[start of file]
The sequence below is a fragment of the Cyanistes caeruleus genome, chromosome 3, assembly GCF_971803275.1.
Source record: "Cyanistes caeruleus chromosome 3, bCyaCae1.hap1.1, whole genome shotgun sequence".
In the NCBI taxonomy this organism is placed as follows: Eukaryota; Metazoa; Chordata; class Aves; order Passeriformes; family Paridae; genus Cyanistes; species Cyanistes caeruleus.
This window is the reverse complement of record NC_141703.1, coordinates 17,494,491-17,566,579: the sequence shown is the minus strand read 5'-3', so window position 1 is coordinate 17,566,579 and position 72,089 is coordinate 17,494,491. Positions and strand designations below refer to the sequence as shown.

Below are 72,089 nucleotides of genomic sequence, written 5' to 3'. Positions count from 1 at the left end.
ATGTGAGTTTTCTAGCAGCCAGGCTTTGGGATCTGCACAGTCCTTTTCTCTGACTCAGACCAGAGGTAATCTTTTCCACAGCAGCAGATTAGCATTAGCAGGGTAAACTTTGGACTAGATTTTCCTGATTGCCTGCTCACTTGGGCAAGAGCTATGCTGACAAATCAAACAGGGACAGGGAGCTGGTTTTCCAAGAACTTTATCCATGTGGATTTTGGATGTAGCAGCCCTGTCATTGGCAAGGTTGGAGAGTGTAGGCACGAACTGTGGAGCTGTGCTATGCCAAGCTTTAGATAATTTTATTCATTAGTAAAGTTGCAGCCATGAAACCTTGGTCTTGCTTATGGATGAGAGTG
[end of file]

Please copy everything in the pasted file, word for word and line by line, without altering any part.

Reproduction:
The sequence below is a fragment of the Cyanistes caeruleus genome, chromosome 3, assembly GCF_971803275.1.
Source record: "Cyanistes caeruleus chromosome 3, bCyaCae1.hap1.1, whole genome shotgun sequence".
In the NCBI taxonomy this organism is placed as follows: Eukaryota; Metazoa; Chordata; class Aves; order Passeriformes; family Paridae; genus Cyanistes; species Cyanistes caeruleus.
This window is the reverse complement of record NC_141703.1, coordinates 17,494,491-17,566,579: the sequence shown is the minus strand read 5'-3', so window position 1 is coordinate 17,566,579 and position 72,089 is coordinate 17,494,491. Positions and strand designations below refer to the sequence as shown.

Below are 72,089 nucleotides of genomic sequence, written 5' to 3'. Positions count from 1 at the left end.
ATGTGAGTTTTCTAGCAGCCAGGCTTTGGGATCTGCACAGTCCTTTTCTCTGACTCAGACCAGAGGTAATCTTTTCCACAGCAGCAGATTAGCATTAGCAGGGTAAACTTTGGACTAGATTTTCCTGATTGCCTGCTCACTTGGGCAAGAGCTATGCTGACAAATCAAACAGGGACAGGGAGCTGGTTTTCCAAGAACTTTATCCATGTGGATTTTGGATGTAGCAGCCCTGTCATTGGCAAGGTTGGAGAGTGTAGGCACGAACTGTGGAGCTGTGCTATGCCAAGCTTTAGATAATTTTATTCATTAGTAAAGTTGCAGCCATGAAACCTTGGTCTTGCTTATGGATGAGAGTG